In this episode there were several mathematical topics that were mentioned. We'll discuss the Riemann hypothesis, other Millenium problems, and encryption.

As was made obvious in the episode, the Riemann Hypothesis is one of the most famous conjectures in mathematics. It was originally stated in an 1859 paper written by Bernhard Riemann, and it involves the Riemann zeta-function defined as the infinite series:

It can be shown that this series converges if the real part of *s*
(which is a complex number in general) is greater than 1. Then it is
possible to *analytically continue* the zeta function so that it is
defined for all *s* with real part not equal to 1. This definition
of the zeta function is analytic on its domain of definition, which is
the complex analysis version of being differentiable. This basically means that
with this formula we can define the function for part of the complex plane,
and then we can show that there is a way of extending this to almost all of
the complex plane that agrees nicely with the original definition.
The Riemann Hyopthesis
is that all the zeros of the continued zeta function occur either when
*s* is a negative even integer or when the real part of *s*
is 1/2. It is important in mathematics because it has many deep connections
to prime numbers and especially to the distribution of the prime numbers
(how often they occur), and there are many interesting results which have been
proved to be true assuming that the Riemann hypothesis is true. For more
information about various connections between other parts of math,
look up the Wikipedia page about it.

As was also mentioned in the episode, the Riemann hypothesis is one of the
*Millennium Prize Problems*. These are 7 (actually, the number recently
became 6) famous mathematical problems which come with a prize of one million
dollars offered by the
Clay Mathematics Institute for anyone who solves them.
This institute was established by Landon T. Clay and is "dedicated
to increasing and disseminating mathematical knowledge." Here is a
list of the problems with short descriptions:

- P versus NP: This problem deals with how hard different problems are
to solve on a computer based on the length of the input for the problem.
(Here the particular problem is fixed and the length of its input is allowed
to vary.) A problem S is in the set P if there is a polynomial
*p(x)*and a computer algorithm which given an input for S of length*n*can solve the problem in time*p(n)*. An example is the problem of sorting a list of*n*numbers, which can be done in polynomial time. A problem is an NP problem if given an input and a possible solution, the solution can be checked to see if is an actual solution in polynomial time (again the polynomial is a function of the length of the input). An example of this kind of problem is the zero sum subset problem - given a set of integers is there a subset of them that sum to zero. Clearly if a problem is in P it is also in NP. The major question is whether there is a problem that is in NP but is not in P. - The Hodge Conjecture: This conjecture is even difficult to state since it involves some very technical definitions. A (very) vague statement is that certain algebraic invariants of algebraic/geometric objects called varieties come from geometric invarients.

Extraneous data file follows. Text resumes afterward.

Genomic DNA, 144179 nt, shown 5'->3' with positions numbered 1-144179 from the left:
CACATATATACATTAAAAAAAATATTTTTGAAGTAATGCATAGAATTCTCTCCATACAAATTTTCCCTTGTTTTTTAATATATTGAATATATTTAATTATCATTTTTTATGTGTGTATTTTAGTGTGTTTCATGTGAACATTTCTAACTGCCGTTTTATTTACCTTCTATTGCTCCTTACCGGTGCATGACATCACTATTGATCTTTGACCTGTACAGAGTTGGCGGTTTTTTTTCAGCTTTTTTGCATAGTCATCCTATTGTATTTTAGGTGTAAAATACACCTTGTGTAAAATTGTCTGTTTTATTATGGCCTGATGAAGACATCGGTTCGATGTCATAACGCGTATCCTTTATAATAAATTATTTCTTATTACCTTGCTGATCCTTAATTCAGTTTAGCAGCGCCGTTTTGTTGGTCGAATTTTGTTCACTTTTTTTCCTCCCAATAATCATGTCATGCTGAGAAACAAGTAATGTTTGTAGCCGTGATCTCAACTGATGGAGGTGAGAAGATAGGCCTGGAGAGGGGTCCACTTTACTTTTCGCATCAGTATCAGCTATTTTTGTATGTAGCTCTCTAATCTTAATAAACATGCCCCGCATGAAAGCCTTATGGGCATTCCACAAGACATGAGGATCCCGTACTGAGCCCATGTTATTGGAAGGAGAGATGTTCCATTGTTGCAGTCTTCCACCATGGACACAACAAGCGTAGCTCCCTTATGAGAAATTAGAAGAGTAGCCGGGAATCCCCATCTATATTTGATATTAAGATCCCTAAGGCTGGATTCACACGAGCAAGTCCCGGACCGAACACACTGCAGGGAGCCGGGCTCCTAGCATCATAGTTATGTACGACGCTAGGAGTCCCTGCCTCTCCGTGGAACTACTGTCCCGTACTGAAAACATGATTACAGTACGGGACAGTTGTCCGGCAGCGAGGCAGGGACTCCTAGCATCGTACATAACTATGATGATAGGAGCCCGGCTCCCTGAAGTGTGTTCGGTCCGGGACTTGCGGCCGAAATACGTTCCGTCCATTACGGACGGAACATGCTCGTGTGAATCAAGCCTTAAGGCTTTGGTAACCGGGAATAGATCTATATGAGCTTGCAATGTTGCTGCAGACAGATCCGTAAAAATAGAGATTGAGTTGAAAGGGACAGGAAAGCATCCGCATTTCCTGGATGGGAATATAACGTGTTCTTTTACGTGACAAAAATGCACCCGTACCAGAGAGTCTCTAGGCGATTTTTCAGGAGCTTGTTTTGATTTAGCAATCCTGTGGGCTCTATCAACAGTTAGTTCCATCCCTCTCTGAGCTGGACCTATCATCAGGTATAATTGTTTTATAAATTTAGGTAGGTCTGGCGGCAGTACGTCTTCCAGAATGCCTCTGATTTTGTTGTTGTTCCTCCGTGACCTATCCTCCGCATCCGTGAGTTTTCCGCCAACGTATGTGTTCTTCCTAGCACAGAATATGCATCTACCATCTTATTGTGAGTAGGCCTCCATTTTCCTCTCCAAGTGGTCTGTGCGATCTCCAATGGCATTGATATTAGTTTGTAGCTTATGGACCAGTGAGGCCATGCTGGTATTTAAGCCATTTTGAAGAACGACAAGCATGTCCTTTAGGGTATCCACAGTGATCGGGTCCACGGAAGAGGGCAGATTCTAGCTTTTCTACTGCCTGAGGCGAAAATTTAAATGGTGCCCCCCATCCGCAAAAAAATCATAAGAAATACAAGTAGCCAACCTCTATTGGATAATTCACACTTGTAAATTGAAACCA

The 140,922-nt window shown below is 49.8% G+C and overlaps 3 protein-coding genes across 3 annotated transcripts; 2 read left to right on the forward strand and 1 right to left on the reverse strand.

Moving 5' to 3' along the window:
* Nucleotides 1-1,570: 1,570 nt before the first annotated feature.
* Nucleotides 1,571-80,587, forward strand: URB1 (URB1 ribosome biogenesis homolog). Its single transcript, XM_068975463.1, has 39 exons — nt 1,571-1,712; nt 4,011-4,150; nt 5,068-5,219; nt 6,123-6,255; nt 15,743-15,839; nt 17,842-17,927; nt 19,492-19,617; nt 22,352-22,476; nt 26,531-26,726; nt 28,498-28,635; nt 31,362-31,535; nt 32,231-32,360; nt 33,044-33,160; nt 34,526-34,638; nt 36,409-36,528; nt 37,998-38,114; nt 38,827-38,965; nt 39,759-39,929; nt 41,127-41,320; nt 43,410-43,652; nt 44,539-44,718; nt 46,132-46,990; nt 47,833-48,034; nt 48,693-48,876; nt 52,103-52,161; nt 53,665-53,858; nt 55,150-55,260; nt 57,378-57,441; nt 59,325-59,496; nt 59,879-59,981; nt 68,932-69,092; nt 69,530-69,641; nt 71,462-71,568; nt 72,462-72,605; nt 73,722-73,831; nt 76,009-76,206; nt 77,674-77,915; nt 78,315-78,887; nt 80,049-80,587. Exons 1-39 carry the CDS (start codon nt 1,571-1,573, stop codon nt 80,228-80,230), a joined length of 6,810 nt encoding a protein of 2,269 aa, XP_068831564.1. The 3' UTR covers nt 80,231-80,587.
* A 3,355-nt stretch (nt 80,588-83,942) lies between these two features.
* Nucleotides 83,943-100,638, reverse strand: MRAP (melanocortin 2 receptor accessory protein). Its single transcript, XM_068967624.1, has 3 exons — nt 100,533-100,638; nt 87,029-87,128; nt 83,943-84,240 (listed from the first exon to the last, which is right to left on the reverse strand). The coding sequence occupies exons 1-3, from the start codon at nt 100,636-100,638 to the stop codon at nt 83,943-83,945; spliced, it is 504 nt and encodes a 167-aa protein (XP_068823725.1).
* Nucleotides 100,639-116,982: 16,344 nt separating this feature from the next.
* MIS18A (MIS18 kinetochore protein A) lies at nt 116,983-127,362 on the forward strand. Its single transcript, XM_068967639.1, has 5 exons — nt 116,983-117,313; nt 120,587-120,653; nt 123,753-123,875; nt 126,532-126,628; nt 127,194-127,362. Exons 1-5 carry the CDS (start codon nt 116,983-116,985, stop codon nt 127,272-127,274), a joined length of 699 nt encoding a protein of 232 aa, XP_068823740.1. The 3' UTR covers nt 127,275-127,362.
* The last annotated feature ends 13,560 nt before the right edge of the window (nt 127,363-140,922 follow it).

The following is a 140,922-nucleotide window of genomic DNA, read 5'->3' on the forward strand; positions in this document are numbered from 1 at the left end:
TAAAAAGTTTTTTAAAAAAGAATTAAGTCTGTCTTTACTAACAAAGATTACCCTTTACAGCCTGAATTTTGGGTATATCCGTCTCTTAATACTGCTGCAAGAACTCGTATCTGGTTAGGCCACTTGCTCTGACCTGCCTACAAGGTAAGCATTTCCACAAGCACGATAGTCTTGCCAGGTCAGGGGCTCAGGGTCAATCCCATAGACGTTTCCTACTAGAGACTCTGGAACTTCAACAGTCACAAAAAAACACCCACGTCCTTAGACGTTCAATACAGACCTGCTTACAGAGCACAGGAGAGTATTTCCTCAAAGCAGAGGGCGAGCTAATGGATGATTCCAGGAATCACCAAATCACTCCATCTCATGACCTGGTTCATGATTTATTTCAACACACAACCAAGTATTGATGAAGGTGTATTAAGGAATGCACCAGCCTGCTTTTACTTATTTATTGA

- The Riemann Hypothesis: This was discussed above.
- Yang-Mills existence: This is discussed in Episode 103.
- Navier-Stokes existence and smoothness: The Navier-Stokes equations describe in full detail the motion of liquids. Even though they have been known for over a century, it is still not known whether there are smooth (i.e. differentiable infinitely many times) solutions to these equations.
- The Birch and Swinnerton-Dyer conjecture: This conjecture is similar to the Hodge conjecture in that it is difficult to state, but it roughly states that there is a relationship between the number of solutions to a particular type of equation and the order of the zero of the L-function at a particular point (L-functions are related to Riemann's zeta function.)
- The Poincare conjecture: This conjecture has actually been solved in 2006 and recieved fairly wide media coverage. The two-dimensional version of the the conjecture says that if you have a surface that is simply connected (that means that if you draw a loop on the surface, you can shrink it to a point by sliding the loop continuously along the surface) and closed (it doesn't go off to infinity, and can't be stretched so that it does), then it can be deformed into a sphere. The three dimensional version of this took many years to prove.

One of the main plot points of the episode is that the bad guys wanted the
math professor to give them his solution to the Riemann hypothesis so that
they could crack the encryption on major financial data. As was mentioned
in the episode, many encryption algorithms depend on the fact (or apparent
fact) that it is very hard to factor large numbers. One of the main
encryption algorithms used today is called the
RSA algorithm (the name
comes from the initials of its inventors. This algorithm is also described
Episode 205.
As mentioned there, the main difficulty in trying to break the RSA code is
that factoring numbers into prime factors can be very difficult. In particular,
there is no known algorithm that factors a number *n* into its prime
factors that is in P, i.e. runs in polynomial time as a function of
*log(n)* (here *log* is used because the number of bits it takes
to store a number *n* is log base 2 of *n*). It is believed that
no such algorithm exists. Interestingly, there is another kind of cryptosystem
that is provably difficult in the sense that if an algorithm is devised
to decrypt messages in polynomial time, then this algorithm can be adapted
to factor integers in polynomial time.